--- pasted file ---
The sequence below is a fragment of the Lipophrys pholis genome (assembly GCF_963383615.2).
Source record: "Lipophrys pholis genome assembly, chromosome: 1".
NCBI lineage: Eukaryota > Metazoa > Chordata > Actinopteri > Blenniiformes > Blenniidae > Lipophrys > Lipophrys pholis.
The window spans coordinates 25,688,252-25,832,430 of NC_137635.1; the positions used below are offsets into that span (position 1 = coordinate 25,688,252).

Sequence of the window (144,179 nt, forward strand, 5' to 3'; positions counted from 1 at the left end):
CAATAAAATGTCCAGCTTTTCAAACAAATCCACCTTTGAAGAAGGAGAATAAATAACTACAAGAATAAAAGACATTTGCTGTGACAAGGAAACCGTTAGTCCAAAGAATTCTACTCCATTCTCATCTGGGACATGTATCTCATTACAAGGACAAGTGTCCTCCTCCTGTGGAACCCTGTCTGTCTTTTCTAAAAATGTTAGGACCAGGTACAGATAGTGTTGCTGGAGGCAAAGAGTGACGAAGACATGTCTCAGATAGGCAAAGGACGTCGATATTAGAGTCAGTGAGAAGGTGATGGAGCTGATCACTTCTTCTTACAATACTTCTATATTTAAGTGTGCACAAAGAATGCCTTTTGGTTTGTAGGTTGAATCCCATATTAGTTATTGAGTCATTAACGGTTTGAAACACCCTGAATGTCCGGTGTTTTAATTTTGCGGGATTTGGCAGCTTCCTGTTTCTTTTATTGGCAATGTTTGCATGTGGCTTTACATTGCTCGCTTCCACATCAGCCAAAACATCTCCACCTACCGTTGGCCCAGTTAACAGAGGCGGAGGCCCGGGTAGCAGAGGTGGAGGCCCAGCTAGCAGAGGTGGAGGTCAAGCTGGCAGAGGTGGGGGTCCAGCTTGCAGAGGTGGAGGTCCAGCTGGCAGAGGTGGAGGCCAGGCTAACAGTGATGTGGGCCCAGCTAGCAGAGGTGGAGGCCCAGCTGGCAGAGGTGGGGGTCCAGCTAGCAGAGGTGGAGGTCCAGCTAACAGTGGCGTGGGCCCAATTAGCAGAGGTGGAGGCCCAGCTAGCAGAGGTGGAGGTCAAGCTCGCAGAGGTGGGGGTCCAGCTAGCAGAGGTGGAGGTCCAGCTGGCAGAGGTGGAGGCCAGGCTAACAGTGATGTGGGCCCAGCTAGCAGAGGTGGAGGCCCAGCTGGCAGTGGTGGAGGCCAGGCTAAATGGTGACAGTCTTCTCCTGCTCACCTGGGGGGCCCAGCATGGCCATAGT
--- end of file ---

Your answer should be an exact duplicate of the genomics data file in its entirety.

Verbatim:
The sequence below is a fragment of the Lipophrys pholis genome (assembly GCF_963383615.2).
Source record: "Lipophrys pholis genome assembly, chromosome: 1".
NCBI lineage: Eukaryota > Metazoa > Chordata > Actinopteri > Blenniiformes > Blenniidae > Lipophrys > Lipophrys pholis.
The window spans coordinates 25,688,252-25,832,430 of NC_137635.1; the positions used below are offsets into that span (position 1 = coordinate 25,688,252).

Sequence of the window (144,179 nt, forward strand, 5' to 3'; positions counted from 1 at the left end):
CAATAAAATGTCCAGCTTTTCAAACAAATCCACCTTTGAAGAAGGAGAATAAATAACTACAAGAATAAAAGACATTTGCTGTGACAAGGAAACCGTTAGTCCAAAGAATTCTACTCCATTCTCATCTGGGACATGTATCTCATTACAAGGACAAGTGTCCTCCTCCTGTGGAACCCTGTCTGTCTTTTCTAAAAATGTTAGGACCAGGTACAGATAGTGTTGCTGGAGGCAAAGAGTGACGAAGACATGTCTCAGATAGGCAAAGGACGTCGATATTAGAGTCAGTGAGAAGGTGATGGAGCTGATCACTTCTTCTTACAATACTTCTATATTTAAGTGTGCACAAAGAATGCCTTTTGGTTTGTAGGTTGAATCCCATATTAGTTATTGAGTCATTAACGGTTTGAAACACCCTGAATGTCCGGTGTTTTAATTTTGCGGGATTTGGCAGCTTCCTGTTTCTTTTATTGGCAATGTTTGCATGTGGCTTTACATTGCTCGCTTCCACATCAGCCAAAACATCTCCACCTACCGTTGGCCCAGTTAACAGAGGCGGAGGCCCGGGTAGCAGAGGTGGAGGCCCAGCTAGCAGAGGTGGAGGTCAAGCTGGCAGAGGTGGGGGTCCAGCTTGCAGAGGTGGAGGTCCAGCTGGCAGAGGTGGAGGCCAGGCTAACAGTGATGTGGGCCCAGCTAGCAGAGGTGGAGGCCCAGCTGGCAGAGGTGGGGGTCCAGCTAGCAGAGGTGGAGGTCCAGCTAACAGTGGCGTGGGCCCAATTAGCAGAGGTGGAGGCCCAGCTAGCAGAGGTGGAGGTCAAGCTCGCAGAGGTGGGGGTCCAGCTAGCAGAGGTGGAGGTCCAGCTGGCAGAGGTGGAGGCCAGGCTAACAGTGATGTGGGCCCAGCTAGCAGAGGTGGAGGCCCAGCTGGCAGTGGTGGAGGCCAGGCTAAATGGTGACAGTCTTCTCCTGCTCACCTGGGGGGCCCAGCATGGCCATAGT